Obama effect and World Cup boost Africa tourism

A double boost from Obama’s Kenyan ancestry plus the 2010 World Cup is helping to give African tourism an unprecedented boost and buck the global tourism downturn, according to the head of the UN World Tourism Organisation.

“There has been a shift in the way people look at Africa,” says the head of the UNWTO, Taleb Rifai.

“Africa is now considered a very serious destination for travellers from the major generating markets,” he told a conference in Madrid.

UNWTO last week released tourism figures that showed Africa had “bucked the global trend” in tourism in 2009, being the only continent to experience an increase in the number of international tourist arrivals last year - with traveller numbers rising by 5%.

This compared to fall of 4% worldwide, attributed to the economic crisis and the swine flu pandemic.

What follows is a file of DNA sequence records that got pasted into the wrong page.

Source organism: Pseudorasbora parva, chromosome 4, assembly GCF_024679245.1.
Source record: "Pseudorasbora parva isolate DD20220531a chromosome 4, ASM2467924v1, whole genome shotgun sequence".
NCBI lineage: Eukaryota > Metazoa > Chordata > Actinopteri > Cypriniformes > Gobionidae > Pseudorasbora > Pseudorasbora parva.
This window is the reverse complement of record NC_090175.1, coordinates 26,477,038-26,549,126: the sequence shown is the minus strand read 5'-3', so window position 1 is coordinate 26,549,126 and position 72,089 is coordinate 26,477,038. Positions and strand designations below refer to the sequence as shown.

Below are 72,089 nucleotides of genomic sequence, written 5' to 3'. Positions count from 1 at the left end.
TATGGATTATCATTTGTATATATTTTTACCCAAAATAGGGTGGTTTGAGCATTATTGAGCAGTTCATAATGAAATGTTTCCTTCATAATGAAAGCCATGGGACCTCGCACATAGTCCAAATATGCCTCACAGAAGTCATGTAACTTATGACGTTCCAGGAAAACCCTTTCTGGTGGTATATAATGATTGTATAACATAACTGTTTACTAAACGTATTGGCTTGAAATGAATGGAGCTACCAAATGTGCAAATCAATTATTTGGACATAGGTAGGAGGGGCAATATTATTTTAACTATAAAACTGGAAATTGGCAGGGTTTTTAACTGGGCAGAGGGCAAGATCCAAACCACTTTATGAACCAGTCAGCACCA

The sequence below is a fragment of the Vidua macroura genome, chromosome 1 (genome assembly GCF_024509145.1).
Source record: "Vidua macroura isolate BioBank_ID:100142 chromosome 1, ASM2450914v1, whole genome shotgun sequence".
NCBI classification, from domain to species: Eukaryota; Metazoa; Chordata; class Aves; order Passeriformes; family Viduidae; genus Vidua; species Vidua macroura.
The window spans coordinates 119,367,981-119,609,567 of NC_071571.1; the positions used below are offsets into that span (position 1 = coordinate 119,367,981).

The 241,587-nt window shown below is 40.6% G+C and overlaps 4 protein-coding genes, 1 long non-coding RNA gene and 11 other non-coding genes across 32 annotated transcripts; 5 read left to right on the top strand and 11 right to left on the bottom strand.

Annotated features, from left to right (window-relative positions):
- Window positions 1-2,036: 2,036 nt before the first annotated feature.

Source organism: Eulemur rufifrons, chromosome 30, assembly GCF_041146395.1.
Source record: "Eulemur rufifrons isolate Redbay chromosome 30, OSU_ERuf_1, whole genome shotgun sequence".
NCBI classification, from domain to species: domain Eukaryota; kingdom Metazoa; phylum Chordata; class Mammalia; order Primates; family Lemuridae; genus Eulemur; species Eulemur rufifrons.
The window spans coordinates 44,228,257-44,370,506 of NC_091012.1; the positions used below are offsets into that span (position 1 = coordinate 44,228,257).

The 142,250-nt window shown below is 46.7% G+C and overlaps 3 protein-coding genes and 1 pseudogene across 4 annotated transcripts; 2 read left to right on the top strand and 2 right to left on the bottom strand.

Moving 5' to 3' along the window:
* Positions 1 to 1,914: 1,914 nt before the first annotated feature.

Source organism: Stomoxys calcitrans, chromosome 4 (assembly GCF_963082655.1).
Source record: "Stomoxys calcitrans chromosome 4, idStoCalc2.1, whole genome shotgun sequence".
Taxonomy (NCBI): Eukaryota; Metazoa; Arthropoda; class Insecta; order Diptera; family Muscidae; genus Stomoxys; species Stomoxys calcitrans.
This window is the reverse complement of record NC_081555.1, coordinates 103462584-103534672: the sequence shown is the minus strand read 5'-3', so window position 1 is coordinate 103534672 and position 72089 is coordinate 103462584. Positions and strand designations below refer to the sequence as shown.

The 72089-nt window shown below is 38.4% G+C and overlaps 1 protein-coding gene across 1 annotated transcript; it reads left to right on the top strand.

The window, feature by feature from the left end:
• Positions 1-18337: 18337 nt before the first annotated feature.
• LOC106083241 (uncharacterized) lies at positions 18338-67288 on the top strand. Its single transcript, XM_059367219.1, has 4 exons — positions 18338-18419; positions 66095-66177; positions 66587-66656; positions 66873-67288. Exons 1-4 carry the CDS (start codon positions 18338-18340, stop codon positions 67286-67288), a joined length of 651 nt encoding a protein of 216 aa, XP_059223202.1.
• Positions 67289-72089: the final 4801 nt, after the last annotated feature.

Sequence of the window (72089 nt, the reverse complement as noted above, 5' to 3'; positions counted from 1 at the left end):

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However Rifai said Africa’s share of the travel and tourism market was just 5% - or around 50 million tourists from a total of nearly 900 million.

The African Travel and Tourism Association (ATTA) says this year’s World Cup will have an “enormous effect”.

“The World Cup is certainly the most exciting thing to happen to Africa, not just southern Africa, all Africans are very proud that it’s going to be there,” the ATTA’s head, Nigel Vere Nicoll, told the AFP news agency.

Meanwhile the Kenya’s tourist board says that the fact that President Obama’s father was from the country has led to an increase in American tourists.